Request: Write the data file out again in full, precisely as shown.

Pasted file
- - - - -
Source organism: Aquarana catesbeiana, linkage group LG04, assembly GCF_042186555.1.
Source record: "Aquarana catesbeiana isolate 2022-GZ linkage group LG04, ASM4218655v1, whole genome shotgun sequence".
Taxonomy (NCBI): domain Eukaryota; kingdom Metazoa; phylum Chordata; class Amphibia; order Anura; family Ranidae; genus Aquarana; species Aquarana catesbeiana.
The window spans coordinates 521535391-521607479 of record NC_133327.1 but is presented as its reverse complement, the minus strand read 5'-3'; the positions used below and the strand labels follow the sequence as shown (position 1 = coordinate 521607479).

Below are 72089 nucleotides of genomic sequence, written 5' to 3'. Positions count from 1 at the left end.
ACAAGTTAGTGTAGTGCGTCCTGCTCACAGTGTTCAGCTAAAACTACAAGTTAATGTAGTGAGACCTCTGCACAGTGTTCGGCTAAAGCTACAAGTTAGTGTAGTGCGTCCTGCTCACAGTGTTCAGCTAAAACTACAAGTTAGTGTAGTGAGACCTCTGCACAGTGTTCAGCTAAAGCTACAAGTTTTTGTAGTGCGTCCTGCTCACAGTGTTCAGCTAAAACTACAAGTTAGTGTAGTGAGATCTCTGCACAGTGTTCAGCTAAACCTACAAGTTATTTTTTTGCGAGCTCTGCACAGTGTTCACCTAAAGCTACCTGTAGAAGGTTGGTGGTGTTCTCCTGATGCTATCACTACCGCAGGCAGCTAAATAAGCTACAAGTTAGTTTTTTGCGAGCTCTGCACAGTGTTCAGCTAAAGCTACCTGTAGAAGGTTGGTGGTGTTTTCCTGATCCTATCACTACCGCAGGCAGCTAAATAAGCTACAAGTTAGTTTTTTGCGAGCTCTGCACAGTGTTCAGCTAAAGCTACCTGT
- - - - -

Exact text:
Source organism: Aquarana catesbeiana, linkage group LG04, assembly GCF_042186555.1.
Source record: "Aquarana catesbeiana isolate 2022-GZ linkage group LG04, ASM4218655v1, whole genome shotgun sequence".
Taxonomy (NCBI): domain Eukaryota; kingdom Metazoa; phylum Chordata; class Amphibia; order Anura; family Ranidae; genus Aquarana; species Aquarana catesbeiana.
The window spans coordinates 521535391-521607479 of record NC_133327.1 but is presented as its reverse complement, the minus strand read 5'-3'; the positions used below and the strand labels follow the sequence as shown (position 1 = coordinate 521607479).

Below are 72089 nucleotides of genomic sequence, written 5' to 3'. Positions count from 1 at the left end.
ACAAGTTAGTGTAGTGCGTCCTGCTCACAGTGTTCAGCTAAAACTACAAGTTAATGTAGTGAGACCTCTGCACAGTGTTCGGCTAAAGCTACAAGTTAGTGTAGTGCGTCCTGCTCACAGTGTTCAGCTAAAACTACAAGTTAGTGTAGTGAGACCTCTGCACAGTGTTCAGCTAAAGCTACAAGTTTTTGTAGTGCGTCCTGCTCACAGTGTTCAGCTAAAACTACAAGTTAGTGTAGTGAGATCTCTGCACAGTGTTCAGCTAAACCTACAAGTTATTTTTTTGCGAGCTCTGCACAGTGTTCACCTAAAGCTACCTGTAGAAGGTTGGTGGTGTTCTCCTGATGCTATCACTACCGCAGGCAGCTAAATAAGCTACAAGTTAGTTTTTTGCGAGCTCTGCACAGTGTTCAGCTAAAGCTACCTGTAGAAGGTTGGTGGTGTTTTCCTGATCCTATCACTACCGCAGGCAGCTAAATAAGCTACAAGTTAGTTTTTTGCGAGCTCTGCACAGTGTTCAGCTAAAGCTACCTGT